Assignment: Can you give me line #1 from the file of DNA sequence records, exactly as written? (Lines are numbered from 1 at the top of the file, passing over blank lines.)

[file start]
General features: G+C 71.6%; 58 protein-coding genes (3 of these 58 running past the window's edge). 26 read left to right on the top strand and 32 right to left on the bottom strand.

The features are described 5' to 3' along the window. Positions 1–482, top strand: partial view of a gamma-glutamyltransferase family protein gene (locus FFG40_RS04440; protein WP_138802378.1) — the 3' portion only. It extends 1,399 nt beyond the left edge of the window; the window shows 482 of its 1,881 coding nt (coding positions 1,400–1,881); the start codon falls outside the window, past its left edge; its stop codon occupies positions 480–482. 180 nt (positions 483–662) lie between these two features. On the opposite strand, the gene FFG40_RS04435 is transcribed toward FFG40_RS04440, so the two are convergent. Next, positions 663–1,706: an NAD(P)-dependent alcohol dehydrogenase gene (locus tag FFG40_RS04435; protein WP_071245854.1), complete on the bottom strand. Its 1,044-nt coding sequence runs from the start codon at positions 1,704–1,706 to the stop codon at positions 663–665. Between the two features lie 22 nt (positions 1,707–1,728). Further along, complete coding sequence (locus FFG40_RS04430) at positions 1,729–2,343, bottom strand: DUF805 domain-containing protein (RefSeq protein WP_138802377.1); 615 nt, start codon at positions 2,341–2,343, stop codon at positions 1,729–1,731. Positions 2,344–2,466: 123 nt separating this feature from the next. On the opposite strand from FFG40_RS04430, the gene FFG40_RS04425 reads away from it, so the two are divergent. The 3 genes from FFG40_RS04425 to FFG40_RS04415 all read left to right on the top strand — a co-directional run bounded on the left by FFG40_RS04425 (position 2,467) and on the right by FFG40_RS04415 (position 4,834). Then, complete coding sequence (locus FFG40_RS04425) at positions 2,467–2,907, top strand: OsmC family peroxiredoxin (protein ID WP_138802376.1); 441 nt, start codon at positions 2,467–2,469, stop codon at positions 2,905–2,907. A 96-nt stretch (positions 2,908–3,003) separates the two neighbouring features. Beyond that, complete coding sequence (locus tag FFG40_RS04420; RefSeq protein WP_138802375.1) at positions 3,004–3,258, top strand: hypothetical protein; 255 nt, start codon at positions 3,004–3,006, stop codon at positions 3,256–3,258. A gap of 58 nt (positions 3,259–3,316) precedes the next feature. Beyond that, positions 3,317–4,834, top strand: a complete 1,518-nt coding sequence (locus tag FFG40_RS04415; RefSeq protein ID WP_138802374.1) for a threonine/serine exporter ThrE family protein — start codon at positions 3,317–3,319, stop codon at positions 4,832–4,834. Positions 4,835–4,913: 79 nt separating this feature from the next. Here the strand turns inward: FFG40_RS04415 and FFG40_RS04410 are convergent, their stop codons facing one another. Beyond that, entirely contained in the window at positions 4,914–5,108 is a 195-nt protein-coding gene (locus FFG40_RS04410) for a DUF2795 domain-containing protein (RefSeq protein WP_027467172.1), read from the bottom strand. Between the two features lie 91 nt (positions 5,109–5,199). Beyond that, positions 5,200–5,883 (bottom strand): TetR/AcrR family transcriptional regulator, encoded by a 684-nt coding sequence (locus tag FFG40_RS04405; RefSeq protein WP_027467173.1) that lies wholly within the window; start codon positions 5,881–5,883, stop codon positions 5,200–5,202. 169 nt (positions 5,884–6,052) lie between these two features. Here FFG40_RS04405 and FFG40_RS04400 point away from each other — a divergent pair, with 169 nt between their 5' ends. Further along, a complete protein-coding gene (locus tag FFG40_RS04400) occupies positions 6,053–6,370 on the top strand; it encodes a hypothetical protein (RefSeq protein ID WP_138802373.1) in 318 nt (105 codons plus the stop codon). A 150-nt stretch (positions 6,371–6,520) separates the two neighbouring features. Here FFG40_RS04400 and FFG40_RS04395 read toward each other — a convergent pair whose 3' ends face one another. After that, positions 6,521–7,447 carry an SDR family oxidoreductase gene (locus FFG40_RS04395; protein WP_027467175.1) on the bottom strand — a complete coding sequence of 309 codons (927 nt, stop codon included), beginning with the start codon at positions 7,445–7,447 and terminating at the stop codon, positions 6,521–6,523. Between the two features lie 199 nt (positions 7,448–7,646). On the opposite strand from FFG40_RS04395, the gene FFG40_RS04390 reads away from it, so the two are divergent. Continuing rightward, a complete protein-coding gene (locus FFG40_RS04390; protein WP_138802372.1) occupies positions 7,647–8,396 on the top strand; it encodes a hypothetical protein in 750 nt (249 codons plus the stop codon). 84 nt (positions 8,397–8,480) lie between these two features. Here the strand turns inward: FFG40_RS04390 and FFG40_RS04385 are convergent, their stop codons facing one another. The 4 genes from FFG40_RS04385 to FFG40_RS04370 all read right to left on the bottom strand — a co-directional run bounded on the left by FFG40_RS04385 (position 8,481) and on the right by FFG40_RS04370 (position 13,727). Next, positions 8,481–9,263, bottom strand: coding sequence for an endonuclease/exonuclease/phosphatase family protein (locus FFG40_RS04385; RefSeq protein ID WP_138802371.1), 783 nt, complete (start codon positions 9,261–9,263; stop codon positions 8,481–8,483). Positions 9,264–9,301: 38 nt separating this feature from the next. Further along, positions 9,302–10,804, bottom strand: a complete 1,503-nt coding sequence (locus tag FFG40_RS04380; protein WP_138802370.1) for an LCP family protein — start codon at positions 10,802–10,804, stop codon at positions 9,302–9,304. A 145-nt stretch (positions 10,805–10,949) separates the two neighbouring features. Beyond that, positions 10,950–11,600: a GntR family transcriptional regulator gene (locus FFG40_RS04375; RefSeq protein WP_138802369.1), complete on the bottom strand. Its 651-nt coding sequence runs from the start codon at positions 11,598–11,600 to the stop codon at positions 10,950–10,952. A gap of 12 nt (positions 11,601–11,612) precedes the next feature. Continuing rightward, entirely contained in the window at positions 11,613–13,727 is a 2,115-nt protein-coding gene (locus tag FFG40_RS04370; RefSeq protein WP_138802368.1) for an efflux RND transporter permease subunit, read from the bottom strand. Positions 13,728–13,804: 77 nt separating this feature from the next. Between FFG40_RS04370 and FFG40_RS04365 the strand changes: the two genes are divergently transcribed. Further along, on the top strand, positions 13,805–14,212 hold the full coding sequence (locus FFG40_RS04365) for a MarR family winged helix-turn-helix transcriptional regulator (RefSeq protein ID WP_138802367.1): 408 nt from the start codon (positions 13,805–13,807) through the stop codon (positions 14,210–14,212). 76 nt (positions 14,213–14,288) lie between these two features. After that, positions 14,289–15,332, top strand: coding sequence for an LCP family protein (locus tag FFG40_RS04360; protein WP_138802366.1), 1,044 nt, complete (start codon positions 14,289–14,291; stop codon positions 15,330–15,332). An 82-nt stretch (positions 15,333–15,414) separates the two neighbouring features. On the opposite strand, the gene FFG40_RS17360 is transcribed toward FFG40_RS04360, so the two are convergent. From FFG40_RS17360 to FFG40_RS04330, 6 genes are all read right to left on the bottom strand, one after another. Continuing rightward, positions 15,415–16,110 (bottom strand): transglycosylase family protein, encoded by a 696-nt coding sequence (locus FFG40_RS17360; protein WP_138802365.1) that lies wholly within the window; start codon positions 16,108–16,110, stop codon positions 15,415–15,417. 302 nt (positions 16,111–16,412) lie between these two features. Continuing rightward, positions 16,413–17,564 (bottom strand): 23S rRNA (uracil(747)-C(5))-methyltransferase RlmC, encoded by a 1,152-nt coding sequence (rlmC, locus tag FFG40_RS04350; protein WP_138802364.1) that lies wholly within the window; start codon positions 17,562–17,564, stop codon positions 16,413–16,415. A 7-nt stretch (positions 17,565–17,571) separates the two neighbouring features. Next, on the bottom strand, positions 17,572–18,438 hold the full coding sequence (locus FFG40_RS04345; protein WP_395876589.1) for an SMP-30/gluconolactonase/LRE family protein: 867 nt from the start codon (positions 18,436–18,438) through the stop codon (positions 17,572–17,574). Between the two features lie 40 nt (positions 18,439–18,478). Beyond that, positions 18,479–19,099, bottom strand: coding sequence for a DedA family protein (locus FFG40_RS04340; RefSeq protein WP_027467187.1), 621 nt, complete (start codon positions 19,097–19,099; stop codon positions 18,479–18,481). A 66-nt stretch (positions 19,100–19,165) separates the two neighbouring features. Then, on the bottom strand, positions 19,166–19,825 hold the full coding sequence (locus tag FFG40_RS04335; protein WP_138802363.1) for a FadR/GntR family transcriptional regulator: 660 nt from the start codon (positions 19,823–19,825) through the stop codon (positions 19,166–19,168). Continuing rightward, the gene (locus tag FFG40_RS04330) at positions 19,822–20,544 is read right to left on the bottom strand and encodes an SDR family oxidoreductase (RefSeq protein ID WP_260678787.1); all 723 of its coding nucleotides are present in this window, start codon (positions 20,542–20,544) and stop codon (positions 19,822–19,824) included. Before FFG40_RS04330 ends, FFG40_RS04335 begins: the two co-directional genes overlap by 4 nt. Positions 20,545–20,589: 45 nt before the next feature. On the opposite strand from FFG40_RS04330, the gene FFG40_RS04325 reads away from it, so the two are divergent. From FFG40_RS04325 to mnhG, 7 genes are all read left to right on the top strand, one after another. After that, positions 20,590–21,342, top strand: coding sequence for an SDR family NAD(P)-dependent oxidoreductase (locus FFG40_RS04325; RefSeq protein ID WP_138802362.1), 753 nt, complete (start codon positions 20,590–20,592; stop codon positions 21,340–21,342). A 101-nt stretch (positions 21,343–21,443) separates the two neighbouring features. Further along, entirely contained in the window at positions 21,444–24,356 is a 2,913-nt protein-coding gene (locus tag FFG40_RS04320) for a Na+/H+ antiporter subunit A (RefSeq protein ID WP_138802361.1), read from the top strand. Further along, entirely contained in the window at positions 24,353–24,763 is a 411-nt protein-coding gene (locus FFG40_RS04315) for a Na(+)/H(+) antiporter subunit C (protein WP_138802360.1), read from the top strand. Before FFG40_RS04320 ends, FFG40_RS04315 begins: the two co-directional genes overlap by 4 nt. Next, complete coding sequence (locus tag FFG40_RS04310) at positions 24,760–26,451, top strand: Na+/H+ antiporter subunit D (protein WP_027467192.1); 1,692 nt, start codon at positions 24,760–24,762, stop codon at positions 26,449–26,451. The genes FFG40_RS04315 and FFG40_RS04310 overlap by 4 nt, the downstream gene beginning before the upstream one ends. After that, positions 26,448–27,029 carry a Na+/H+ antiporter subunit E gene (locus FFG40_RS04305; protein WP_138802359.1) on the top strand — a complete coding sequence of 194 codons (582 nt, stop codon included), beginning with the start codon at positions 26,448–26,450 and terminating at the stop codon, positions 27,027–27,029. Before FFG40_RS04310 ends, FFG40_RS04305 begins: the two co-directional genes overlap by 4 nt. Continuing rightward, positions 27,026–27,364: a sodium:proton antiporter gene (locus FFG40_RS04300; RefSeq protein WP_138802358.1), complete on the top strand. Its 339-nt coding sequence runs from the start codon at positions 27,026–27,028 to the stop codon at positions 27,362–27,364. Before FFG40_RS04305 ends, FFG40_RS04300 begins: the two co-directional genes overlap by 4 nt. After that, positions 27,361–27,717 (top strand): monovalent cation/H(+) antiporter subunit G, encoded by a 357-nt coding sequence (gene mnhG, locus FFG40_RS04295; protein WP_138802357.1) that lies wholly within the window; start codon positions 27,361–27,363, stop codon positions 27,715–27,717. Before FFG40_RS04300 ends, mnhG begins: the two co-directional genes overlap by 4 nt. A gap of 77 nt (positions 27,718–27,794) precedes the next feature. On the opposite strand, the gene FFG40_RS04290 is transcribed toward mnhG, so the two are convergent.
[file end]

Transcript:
General features: G+C 71.6%; 58 protein-coding genes (3 of these 58 running past the window's edge). 26 read left to right on the top strand and 32 right to left on the bottom strand.